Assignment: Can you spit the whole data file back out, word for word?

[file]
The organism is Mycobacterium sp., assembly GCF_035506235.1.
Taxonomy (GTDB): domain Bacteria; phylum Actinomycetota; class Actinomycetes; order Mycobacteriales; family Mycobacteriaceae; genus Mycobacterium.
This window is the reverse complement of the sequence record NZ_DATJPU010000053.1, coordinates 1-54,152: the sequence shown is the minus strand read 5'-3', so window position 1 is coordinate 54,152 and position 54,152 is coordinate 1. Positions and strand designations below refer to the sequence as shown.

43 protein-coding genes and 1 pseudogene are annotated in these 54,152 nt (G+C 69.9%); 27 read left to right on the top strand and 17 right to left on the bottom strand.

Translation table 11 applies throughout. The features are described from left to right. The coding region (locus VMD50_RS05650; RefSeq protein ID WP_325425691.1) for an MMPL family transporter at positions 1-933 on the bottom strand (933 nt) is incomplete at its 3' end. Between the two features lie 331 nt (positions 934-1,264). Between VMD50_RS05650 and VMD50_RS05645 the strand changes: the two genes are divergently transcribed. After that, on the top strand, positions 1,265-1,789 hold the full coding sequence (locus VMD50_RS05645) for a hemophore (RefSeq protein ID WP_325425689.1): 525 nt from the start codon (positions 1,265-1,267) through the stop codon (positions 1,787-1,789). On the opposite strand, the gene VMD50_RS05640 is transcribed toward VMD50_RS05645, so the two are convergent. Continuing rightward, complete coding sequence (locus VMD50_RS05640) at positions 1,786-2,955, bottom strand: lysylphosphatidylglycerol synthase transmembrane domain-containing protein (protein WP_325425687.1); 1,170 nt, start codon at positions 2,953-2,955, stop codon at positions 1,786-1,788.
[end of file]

The organism is Mycobacterium sp., assembly GCF_035506235.1.
Taxonomy (GTDB): domain Bacteria; phylum Actinomycetota; class Actinomycetes; order Mycobacteriales; family Mycobacteriaceae; genus Mycobacterium.
This window is the reverse complement of the sequence record NZ_DATJPU010000053.1, coordinates 1-54,152: the sequence shown is the minus strand read 5'-3', so window position 1 is coordinate 54,152 and position 54,152 is coordinate 1. Positions and strand designations below refer to the sequence as shown.

43 protein-coding genes and 1 pseudogene are annotated in these 54,152 nt (G+C 69.9%); 27 read left to right on the top strand and 17 right to left on the bottom strand.

Translation table 11 applies throughout. The features are described from left to right. The coding region (locus VMD50_RS05650; RefSeq protein ID WP_325425691.1) for an MMPL family transporter at positions 1-933 on the bottom strand (933 nt) is incomplete at its 3' end. Between the two features lie 331 nt (positions 934-1,264). Between VMD50_RS05650 and VMD50_RS05645 the strand changes: the two genes are divergently transcribed. After that, on the top strand, positions 1,265-1,789 hold the full coding sequence (locus VMD50_RS05645) for a hemophore (RefSeq protein ID WP_325425689.1): 525 nt from the start codon (positions 1,265-1,267) through the stop codon (positions 1,787-1,789). On the opposite strand, the gene VMD50_RS05640 is transcribed toward VMD50_RS05645, so the two are convergent. Continuing rightward, complete coding sequence (locus VMD50_RS05640) at positions 1,786-2,955, bottom strand: lysylphosphatidylglycerol synthase transmembrane domain-containing protein (protein WP_325425687.1); 1,170 nt, start codon at positions 2,953-2,955, stop codon at positions 1,786-1,788.